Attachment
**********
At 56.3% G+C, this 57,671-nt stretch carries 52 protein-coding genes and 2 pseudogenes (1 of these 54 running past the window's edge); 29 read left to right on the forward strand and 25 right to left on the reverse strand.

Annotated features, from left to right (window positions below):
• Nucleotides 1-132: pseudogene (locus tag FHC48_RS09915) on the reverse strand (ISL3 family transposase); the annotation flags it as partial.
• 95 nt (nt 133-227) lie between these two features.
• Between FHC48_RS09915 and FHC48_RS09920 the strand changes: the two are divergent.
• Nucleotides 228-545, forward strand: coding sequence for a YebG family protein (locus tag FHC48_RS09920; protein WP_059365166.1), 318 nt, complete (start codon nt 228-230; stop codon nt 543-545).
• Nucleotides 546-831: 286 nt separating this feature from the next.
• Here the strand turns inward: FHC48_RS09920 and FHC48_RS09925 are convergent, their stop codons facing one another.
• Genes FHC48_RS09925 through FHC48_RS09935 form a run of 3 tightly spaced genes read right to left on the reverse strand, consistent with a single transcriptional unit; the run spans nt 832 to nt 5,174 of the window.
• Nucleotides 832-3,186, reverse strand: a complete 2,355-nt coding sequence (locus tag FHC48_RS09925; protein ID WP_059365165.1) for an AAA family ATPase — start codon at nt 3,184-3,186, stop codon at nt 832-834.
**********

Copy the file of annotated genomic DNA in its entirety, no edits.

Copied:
At 56.3% G+C, this 57,671-nt stretch carries 52 protein-coding genes and 2 pseudogenes (1 of these 54 running past the window's edge); 29 read left to right on the forward strand and 25 right to left on the reverse strand.

Annotated features, from left to right (window positions below):
• Nucleotides 1-132: pseudogene (locus tag FHC48_RS09915) on the reverse strand (ISL3 family transposase); the annotation flags it as partial.
• 95 nt (nt 133-227) lie between these two features.
• Between FHC48_RS09915 and FHC48_RS09920 the strand changes: the two are divergent.
• Nucleotides 228-545, forward strand: coding sequence for a YebG family protein (locus tag FHC48_RS09920; protein WP_059365166.1), 318 nt, complete (start codon nt 228-230; stop codon nt 543-545).
• Nucleotides 546-831: 286 nt separating this feature from the next.
• Here the strand turns inward: FHC48_RS09920 and FHC48_RS09925 are convergent, their stop codons facing one another.
• Genes FHC48_RS09925 through FHC48_RS09935 form a run of 3 tightly spaced genes read right to left on the reverse strand, consistent with a single transcriptional unit; the run spans nt 832 to nt 5,174 of the window.
• Nucleotides 832-3,186, reverse strand: a complete 2,355-nt coding sequence (locus tag FHC48_RS09925; protein ID WP_059365165.1) for an AAA family ATPase — start codon at nt 3,184-3,186, stop codon at nt 832-834.